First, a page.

Conclusion to Acute Cocaine Toxicity and future work

As demonstrated previously cocaine can use a wide variety of molecular events to create its disease state.  After cocaine binds to its key targets, the body experiences an increase in monoamines, allows for the stimulation of the sympathetic system, leading to vasoconstriction, ischemia and decreased activity in sodium gated channels as they are stuck in the inactivated phase, creating cardiac arrhymias.  While a wide variety of wonderful research has been accomplished inspecting these subjects, it is necessary to look beyond the current literature towards what can and should be performed.  By assessing the next areas of research this project aims to improve our understanding and treatment of acute cocaine toxicity.

 

As previously discussed one of the primary mechanisms of acute cocaine toxicity is the use-dependant inhibition of voltage-gated sodium channels by cocaine.  Previous research has demonstrated that mutations to the conserved aromatic residue Y1767 weakened both inactivation-dependent and the pore-blocking components of the cocaine inhibition, suggesting that cocaine binds to this common site; however, no further information is presently available regarding how cocaine binds to the inactivated sodium channel, or the changes in conformation associated with this inhibition(O’Leary and Chahine, 2002).  Recently a crystal structure of a voltage-gated sodium channel was developed at a resolution of 2.7 angstroms, revealing potential interaction sites of pore blockers such as cocaine.  I propose that the next step in understanding the mechanism of cocaine toxicity is to develop a crystal structure of a voltage-gated sodium channel bound to the pore blocker, cocaine.  This crystal structure would reveal if there is a specific binding site on the S6 fragment which cocaine binds to and what form of conformational change the channel undergoes when bound to cocaine.  From here I would propose using this developed crystal structure to develop a small molecule which could target cocaine-bound inactivated sodium channels, forcing the cocaine out of the channel, creating an antidote to the cardiac arrhymias caused by the local anesthetic properties of cocaine.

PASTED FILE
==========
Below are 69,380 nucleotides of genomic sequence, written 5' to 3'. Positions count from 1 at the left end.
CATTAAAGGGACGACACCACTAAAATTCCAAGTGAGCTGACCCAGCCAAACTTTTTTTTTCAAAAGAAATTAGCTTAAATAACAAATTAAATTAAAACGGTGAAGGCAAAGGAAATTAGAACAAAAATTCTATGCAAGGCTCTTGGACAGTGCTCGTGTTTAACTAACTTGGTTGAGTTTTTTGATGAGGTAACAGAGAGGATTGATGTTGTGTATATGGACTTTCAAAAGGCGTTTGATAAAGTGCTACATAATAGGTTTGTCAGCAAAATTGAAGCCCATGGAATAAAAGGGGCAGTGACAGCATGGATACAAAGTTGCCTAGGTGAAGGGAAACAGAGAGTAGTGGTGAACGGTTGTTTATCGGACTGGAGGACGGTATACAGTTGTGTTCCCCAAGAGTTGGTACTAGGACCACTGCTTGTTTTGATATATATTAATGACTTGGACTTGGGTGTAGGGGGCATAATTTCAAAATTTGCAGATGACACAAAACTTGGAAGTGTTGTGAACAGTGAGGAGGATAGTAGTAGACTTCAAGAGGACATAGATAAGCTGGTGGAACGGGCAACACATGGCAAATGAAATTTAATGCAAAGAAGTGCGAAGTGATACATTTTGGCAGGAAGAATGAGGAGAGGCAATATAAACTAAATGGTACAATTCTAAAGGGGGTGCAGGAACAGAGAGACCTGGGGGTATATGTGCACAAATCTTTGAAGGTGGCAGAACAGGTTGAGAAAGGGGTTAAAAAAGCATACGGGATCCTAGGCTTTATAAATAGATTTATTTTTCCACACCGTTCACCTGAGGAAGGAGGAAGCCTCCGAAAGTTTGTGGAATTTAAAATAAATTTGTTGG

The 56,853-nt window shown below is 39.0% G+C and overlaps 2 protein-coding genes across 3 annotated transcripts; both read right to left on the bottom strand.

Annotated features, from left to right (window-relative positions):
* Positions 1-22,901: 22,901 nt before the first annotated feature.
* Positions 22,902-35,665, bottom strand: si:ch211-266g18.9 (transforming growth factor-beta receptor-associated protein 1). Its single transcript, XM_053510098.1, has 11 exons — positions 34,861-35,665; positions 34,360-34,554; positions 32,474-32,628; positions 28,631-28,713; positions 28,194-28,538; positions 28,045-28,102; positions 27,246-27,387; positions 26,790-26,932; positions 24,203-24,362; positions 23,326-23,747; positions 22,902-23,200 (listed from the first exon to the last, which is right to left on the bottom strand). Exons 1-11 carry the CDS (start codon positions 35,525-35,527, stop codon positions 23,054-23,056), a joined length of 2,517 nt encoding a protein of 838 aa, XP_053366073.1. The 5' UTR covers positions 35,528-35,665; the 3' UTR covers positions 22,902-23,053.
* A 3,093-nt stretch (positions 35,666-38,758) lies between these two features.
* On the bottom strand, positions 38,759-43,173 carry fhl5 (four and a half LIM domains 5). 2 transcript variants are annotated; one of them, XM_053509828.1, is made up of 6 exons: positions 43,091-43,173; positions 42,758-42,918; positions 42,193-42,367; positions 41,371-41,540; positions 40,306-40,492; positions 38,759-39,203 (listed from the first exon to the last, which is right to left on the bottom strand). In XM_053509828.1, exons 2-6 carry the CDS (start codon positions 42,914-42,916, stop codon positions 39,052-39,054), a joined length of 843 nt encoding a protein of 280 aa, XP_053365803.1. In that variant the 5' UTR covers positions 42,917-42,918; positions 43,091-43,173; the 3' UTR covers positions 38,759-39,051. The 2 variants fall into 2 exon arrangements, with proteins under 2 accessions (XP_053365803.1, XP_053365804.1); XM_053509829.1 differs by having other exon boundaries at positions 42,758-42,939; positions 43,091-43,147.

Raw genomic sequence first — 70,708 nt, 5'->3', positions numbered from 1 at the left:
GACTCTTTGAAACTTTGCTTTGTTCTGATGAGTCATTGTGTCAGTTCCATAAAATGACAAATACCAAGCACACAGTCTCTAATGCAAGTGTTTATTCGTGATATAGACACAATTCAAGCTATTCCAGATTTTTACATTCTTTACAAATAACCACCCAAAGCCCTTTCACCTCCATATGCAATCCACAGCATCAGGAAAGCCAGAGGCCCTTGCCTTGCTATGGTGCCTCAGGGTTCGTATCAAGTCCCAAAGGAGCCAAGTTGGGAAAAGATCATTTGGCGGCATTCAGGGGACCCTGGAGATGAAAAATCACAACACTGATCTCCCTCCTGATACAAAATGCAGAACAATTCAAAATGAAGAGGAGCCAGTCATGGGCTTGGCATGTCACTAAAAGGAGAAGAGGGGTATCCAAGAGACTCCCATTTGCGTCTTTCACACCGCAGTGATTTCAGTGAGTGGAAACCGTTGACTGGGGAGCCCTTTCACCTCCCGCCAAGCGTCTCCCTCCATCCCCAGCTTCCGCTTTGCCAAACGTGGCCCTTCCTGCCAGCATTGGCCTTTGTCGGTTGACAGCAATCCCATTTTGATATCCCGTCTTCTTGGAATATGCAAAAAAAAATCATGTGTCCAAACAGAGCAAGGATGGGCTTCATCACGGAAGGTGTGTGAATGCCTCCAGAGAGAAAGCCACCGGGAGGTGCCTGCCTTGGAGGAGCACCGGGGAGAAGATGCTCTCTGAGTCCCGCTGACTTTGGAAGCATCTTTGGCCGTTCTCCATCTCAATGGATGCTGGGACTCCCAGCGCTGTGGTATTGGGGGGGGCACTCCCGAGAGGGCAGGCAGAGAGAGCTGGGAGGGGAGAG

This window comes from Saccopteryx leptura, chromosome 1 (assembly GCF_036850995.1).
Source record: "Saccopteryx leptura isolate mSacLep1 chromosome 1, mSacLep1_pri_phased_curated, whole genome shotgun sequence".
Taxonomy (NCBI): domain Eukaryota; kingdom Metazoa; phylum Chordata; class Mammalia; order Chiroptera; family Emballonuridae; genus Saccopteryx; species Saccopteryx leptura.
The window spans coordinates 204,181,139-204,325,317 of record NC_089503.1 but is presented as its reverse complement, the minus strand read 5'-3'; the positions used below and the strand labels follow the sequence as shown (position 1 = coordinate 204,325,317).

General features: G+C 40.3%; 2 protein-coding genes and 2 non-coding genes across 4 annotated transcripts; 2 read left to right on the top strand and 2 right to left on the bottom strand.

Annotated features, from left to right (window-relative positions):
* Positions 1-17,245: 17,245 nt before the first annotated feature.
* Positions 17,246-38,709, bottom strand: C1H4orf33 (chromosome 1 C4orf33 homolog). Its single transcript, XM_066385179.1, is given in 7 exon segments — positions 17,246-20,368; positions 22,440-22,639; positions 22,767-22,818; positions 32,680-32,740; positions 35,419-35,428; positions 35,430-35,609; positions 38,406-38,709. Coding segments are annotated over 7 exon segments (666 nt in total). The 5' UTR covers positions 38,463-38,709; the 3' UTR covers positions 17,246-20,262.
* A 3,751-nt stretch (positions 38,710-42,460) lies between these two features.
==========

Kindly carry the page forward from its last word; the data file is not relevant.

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Fig 1. C These represent the site of S6 interaction where cocaine binds.  Seen in D’s representation of the pore.  The first project imagines creating a small molecule to bind beneath S6, causing the cocain to be pushed out and the channel to return to an open position. (O’Leary and Chahine, 2002)

While benzodiazepines effectively stop catecholamine activity, this area could use more specific treatments.  To this extent I would like to develop a crystal structure of the norepinephrine reuptake protein bound to cocaine.  As this crystal structure has not been developed previously it could be useful to know how cocaine binds to the membrane protein, to characterize whether there are consistently binding proteins which cocaine is situated around.  From here I would like to develop a method of dislodging cocaine bound NRI, using something like a hairpin RNA to bind to both cocaine and the receptor.  Once bound the hairpin would push on both the receptor and inhibitor, causing cocaine to separate.  While there are some issues, such as creating a molecule that will be as specific for the section of cocaine present as the bound receptor, a similar process might allow for the decrease in sympathetic system without binding Alpha receptors.

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Fig 2. A and B offer a top and side view of the hydrophobic regions of the sodium channel with the yellow Phe residues representing potential binding sites for cocaine.  By completing further mutations and obtaining crystal structures the exact specificity of these Phe residues will be known. (O’Leary and Chahine, 2002)

Finally I would like to further understand how sodium channel inhibitors, known as local anesthetics, bind to the S6 subunit.  While previous studies have demonstrated that mutations to S6 limit cocaine binding; this doesn’t inform us whether this binding pocket universally interacts with hydrophobic inhibitors (O’Leary and Chahine, 2002).  To this extent I would like to repeat the set of experiments used to mutate S6 and test these mutants on a variety of local anesthetics to elucidate the specificity of Cocaine’s binding to the sodium channel.  The results of this study will coincide with the importance of my first proposed experiment, broadening the scope of both experiments.

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